Choosing a Quality Hospice for You or Your Loved Ones

Choosing a hospice to care for yourself or a loved one in the final months or even days of life is important and can be a stressful process. It is important to know that you have a choice in selecting your hospice provider. The choice is yours to decide which hospice you want to care for you, or your loved one. With multiple hospices serving our community, it can seem challenging to select one. The National Hospice and Palliative Care Organization (NHPCO) has developed the following questions that may help you identify factors that may be important to you and your family when selecting a hospice. Highlighted in red is what we believe sets us apart at Circle of Life Community Hospice

Has the hospice been surveyed by a state or federal oversight agency in the last two years?

Ask when the last survey was and if any deficiencies were noted and if so, have they been resolved.

Will the hospice share their Family Evaluation of Hospice Care (FEHC) Reports?

Ask if the hospice is willing to share their recent scores from FEHC so you can see how previous family members have rated their services.

Is the hospice a partner in the local Accountable Care Organization?

ACOs are groups of doctors and other health care providers who voluntarily work together with Medicare to give you high quality service and care at the right time in the right setting. Not all hospices participate in a local accountable care organization. (Circle of Life participates in the Renown Health ACO)

Are clinical staff (physicians, nurses, social workers) certified or credentialed in hospice and palliative care?

There are several credentials that hospice professionals can achieve based on their knowledge of hospice/palliative care and their educational experience. (You should expect that the Medical Director of a hospice be hospice/palliative certified.)

How quickly can the intake/admissions staff arrive to begin the admissions process? Is someone available at nights, weekends, or holidays?

Some hospices are able to begin the admissions process at night or on weekends and holidays. If you are referred to hospice late in the day or on the weekend, a hospice’s ability to start services quickly might be very important. (You should expect that an admission can take place within hours of the referral, including medical equipment delivery, whether nights, weekends, or holidays.)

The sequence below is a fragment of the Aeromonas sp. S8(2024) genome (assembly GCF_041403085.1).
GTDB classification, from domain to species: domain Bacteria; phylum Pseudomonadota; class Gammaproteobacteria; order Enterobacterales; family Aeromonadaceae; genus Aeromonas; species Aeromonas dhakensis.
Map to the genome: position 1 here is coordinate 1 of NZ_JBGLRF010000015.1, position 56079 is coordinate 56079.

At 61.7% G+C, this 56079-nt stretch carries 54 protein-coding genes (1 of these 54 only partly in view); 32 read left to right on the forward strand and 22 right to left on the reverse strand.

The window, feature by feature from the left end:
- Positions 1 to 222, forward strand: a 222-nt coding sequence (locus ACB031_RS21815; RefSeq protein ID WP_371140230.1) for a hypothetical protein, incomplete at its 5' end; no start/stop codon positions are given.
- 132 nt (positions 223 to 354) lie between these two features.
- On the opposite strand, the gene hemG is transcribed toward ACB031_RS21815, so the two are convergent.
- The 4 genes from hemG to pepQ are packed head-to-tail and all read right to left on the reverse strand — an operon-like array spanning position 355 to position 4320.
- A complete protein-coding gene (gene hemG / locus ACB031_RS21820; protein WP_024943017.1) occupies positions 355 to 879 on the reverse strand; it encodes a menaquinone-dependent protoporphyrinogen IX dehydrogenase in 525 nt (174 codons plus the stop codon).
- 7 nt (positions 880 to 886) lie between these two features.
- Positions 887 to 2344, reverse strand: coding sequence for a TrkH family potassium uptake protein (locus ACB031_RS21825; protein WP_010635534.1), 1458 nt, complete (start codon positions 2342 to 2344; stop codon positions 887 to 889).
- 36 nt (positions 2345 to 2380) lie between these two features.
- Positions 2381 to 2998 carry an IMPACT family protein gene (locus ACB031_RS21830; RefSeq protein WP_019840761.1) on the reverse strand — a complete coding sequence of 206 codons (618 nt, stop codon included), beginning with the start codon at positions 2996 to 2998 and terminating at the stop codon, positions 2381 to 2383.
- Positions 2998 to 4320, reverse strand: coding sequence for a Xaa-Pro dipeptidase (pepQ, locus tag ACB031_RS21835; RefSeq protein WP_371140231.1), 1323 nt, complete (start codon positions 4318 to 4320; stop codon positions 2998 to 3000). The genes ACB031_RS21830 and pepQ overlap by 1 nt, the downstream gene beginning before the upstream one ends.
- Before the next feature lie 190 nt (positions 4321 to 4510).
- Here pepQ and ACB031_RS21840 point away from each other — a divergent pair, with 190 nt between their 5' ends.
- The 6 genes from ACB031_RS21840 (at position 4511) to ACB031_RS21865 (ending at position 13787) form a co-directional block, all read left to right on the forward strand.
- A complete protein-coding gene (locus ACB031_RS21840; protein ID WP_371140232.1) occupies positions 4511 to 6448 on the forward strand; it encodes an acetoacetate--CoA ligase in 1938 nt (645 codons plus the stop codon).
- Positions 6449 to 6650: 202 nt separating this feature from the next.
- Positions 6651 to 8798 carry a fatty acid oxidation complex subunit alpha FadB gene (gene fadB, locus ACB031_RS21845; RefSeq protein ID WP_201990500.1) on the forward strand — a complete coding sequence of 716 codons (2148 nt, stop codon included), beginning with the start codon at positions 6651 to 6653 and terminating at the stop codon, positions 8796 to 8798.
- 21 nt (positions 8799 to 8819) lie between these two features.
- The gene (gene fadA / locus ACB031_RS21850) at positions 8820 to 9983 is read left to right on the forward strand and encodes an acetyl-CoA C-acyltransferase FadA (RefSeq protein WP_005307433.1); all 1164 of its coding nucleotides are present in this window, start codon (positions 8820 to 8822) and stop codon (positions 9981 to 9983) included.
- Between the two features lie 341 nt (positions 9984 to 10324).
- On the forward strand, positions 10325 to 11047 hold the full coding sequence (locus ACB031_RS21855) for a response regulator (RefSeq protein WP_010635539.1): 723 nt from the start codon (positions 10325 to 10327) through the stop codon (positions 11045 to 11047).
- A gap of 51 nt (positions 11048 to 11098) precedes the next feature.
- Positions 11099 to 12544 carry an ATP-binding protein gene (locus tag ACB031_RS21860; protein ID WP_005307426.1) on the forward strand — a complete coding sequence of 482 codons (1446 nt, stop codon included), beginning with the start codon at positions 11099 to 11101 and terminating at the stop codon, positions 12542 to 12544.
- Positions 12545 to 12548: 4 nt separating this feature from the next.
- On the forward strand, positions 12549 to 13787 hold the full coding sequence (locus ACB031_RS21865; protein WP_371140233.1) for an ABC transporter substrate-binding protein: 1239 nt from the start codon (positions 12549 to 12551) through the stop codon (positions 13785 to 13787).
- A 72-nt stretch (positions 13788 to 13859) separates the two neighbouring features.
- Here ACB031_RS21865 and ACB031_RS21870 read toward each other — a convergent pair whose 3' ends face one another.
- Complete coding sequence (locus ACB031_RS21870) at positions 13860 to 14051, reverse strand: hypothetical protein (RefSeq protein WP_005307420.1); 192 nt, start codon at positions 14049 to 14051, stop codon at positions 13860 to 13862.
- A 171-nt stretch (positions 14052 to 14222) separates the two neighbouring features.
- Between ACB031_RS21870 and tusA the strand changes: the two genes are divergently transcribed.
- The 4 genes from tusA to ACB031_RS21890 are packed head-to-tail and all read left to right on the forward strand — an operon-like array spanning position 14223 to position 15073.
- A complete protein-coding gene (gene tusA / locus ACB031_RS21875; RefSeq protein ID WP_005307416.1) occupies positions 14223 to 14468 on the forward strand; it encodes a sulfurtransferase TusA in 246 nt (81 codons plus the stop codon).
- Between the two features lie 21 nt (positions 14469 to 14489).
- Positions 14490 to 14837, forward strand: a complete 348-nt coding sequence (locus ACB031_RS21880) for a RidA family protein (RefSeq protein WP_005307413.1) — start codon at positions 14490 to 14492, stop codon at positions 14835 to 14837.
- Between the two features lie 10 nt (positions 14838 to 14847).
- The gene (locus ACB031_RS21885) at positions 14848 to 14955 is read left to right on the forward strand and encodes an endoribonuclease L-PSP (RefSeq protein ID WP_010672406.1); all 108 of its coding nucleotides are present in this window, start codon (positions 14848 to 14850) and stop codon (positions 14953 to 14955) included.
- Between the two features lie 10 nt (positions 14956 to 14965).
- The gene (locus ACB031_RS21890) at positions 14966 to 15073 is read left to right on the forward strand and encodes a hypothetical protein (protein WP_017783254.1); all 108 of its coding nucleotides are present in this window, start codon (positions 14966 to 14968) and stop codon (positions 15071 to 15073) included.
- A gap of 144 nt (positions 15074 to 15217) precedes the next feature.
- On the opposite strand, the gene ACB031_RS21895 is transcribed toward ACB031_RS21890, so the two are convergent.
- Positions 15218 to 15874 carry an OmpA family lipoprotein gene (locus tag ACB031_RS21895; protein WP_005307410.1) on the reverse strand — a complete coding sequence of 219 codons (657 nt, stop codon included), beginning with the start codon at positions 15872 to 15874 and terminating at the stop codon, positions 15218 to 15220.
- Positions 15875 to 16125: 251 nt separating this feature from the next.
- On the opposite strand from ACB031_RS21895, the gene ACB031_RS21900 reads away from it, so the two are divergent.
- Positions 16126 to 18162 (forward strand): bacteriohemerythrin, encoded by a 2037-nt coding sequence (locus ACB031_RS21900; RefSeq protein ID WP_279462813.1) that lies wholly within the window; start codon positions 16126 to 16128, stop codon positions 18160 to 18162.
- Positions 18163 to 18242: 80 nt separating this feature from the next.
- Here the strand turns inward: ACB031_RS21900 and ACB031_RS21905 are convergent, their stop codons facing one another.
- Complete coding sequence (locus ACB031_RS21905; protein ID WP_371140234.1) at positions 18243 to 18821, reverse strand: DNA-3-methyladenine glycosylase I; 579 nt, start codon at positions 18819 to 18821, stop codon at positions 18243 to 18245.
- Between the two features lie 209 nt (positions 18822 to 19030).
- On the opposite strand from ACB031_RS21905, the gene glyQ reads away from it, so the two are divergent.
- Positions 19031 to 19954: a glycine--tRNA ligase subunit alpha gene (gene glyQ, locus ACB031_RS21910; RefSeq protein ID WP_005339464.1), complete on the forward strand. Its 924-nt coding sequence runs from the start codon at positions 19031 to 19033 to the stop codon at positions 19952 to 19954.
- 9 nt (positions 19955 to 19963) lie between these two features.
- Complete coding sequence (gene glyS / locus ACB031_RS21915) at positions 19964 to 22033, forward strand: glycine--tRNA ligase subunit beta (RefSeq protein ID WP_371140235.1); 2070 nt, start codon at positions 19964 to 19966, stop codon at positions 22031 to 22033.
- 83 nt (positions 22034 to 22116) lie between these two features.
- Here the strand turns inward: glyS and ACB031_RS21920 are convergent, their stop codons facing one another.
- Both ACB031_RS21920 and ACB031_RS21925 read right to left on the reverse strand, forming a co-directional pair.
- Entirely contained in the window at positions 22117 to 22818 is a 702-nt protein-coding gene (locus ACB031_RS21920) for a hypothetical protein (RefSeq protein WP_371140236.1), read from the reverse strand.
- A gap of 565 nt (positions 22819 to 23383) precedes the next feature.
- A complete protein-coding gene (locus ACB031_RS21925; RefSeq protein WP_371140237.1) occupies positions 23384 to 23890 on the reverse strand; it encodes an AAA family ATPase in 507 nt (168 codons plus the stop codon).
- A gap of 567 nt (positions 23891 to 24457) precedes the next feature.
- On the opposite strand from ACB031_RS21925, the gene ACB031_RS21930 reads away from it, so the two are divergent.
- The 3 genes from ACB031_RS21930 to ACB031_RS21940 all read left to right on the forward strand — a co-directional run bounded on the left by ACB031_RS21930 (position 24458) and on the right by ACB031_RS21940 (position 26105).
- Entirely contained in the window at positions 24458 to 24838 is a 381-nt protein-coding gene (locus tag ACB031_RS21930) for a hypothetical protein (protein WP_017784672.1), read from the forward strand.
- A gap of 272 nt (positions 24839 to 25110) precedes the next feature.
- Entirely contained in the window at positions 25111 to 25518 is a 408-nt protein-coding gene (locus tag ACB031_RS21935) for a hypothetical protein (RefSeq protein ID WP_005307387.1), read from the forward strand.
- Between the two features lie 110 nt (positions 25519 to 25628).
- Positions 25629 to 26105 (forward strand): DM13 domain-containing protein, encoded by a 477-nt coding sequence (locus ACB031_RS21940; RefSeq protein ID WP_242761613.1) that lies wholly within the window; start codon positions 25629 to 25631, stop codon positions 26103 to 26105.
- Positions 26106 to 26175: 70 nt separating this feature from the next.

Will staff come to the home if there is a crisis at any time of the day or night and on weekends or holidays? Who is available to make the home visit (nurses, social workers, chaplains)?

Hospice staff is available by phone to help you 24 hours a day, seven days a week. However, some hospices offer limited in- home support on nights and weekends, while others are able to send staff out to a patient’s home no matter when a crisis arises. Frequently a nurse is the best person to make a visit if it is a medical crisis, however, sometimes the crisis is best handled by a social worker, chaplain or another member of the team. Ask if all members of the team are available in a crisis situation during nights and weekends. (Should a need for a hospice intervention or visit occur the family should expect no more than a 30- minute response time from the hospice.)

What “extra” services does the hospice offer?

All hospices provide expert medical care, emotional and spiritual care, medicines, medical supplies and equipment, volunteers and grief support. In addition to these services some hospices offer specialized complementary therapies such as; Healing Touch, Massage Therapy, Music For Relaxation, Pet Therapy, Aromatherapy, Ongoing Bereavement Services etc. (Circle of Life Hospice proudly offers such complementary therapies.)

How long has the hospice been operating in the community? Is the hospice locally owned or a large corporation?

Again, length of time in the community may be important to you and your family, as well as whether or not the agency is a large corporation. (Circle of Life Hospice is locally owned and operated since 1999. Co-Owner, Deb Girard, RN has over 45 years experience in hospice.)

How many patients at any one time are assigned to each hospice staff member who will be caring for the patient?

Hospices assign a certain number of patients to each staff member and may be willing to share that information with you. This might influence your decision to receive care from a hospice. (Circle of Life Hospice prides itself on having the lowest nursing to patient ratio in the area. Smaller case loads allows nurses to spend more quality one on one time with each patient, and be available to respond timely to all needs.

What if I have enrolled with a hospice agency and I am not happy?

Even though you are already enrolled in a hospice program you are free to transfer to another program if the agency you chose isn't meeting the standards of care you expected.

What services do volunteers offer, and if requested, how quickly will a volunteer be available?

Volunteers can provide a variety of services including friendly visits, light household chores, running errands, personal care, etc. If you want a hospice volunteer, be sure to ask how quickly one can be assigned and how they match volunteers to meet your needs.

What screening and type of training do hospice volunteers receive before they are placed with patients and families?

All volunteers must receive training or orientation on hospice care. Some hospices provide specialized training. (Circle of Life Hospice volunteers receive the same screening and training as paid employees.)

Is the hospice a We Honor Veterans Partner?

We Honor Veterans Partners have demonstrated their commitment to improving the care they provide to Veterans and their family members.